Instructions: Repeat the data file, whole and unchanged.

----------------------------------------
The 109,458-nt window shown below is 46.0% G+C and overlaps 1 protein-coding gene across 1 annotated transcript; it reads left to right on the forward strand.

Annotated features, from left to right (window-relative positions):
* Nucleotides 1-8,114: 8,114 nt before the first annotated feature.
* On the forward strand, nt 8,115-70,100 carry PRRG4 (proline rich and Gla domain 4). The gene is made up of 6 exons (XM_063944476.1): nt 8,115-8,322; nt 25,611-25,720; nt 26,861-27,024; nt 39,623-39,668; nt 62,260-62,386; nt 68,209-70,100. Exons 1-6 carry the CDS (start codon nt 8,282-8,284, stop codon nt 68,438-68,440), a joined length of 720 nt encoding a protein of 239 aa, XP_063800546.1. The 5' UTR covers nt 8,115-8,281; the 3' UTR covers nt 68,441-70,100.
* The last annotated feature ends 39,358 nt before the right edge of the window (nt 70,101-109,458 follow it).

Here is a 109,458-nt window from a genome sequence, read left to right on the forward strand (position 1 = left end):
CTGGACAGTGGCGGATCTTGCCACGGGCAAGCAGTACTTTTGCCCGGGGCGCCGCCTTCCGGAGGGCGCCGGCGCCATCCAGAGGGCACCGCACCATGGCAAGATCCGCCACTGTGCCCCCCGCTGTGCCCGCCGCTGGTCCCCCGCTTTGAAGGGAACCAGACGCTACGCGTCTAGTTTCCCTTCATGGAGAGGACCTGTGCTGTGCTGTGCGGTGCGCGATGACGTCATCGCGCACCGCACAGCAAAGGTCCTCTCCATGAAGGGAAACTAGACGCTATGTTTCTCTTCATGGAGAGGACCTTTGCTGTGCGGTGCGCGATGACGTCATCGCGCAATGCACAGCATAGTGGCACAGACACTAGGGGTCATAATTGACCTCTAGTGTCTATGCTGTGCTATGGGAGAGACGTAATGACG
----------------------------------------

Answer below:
The 109,458-nt window shown below is 46.0% G+C and overlaps 1 protein-coding gene across 1 annotated transcript; it reads left to right on the forward strand.

Annotated features, from left to right (window-relative positions):
* Nucleotides 1-8,114: 8,114 nt before the first annotated feature.
* On the forward strand, nt 8,115-70,100 carry PRRG4 (proline rich and Gla domain 4). The gene is made up of 6 exons (XM_063944476.1): nt 8,115-8,322; nt 25,611-25,720; nt 26,861-27,024; nt 39,623-39,668; nt 62,260-62,386; nt 68,209-70,100. Exons 1-6 carry the CDS (start codon nt 8,282-8,284, stop codon nt 68,438-68,440), a joined length of 720 nt encoding a protein of 239 aa, XP_063800546.1. The 5' UTR covers nt 8,115-8,281; the 3' UTR covers nt 68,441-70,100.
* The last annotated feature ends 39,358 nt before the right edge of the window (nt 70,101-109,458 follow it).

Here is a 109,458-nt window from a genome sequence, read left to right on the forward strand (position 1 = left end):
CTGGACAGTGGCGGATCTTGCCACGGGCAAGCAGTACTTTTGCCCGGGGCGCCGCCTTCCGGAGGGCGCCGGCGCCATCCAGAGGGCACCGCACCATGGCAAGATCCGCCACTGTGCCCCCCGCTGTGCCCGCCGCTGGTCCCCCGCTTTGAAGGGAACCAGACGCTACGCGTCTAGTTTCCCTTCATGGAGAGGACCTGTGCTGTGCTGTGCGGTGCGCGATGACGTCATCGCGCACCGCACAGCAAAGGTCCTCTCCATGAAGGGAAACTAGACGCTATGTTTCTCTTCATGGAGAGGACCTTTGCTGTGCGGTGCGCGATGACGTCATCGCGCAATGCACAGCATAGTGGCACAGACACTAGGGGTCATAATTGACCTCTAGTGTCTATGCTGTGCTATGGGAGAGACGTAATGACG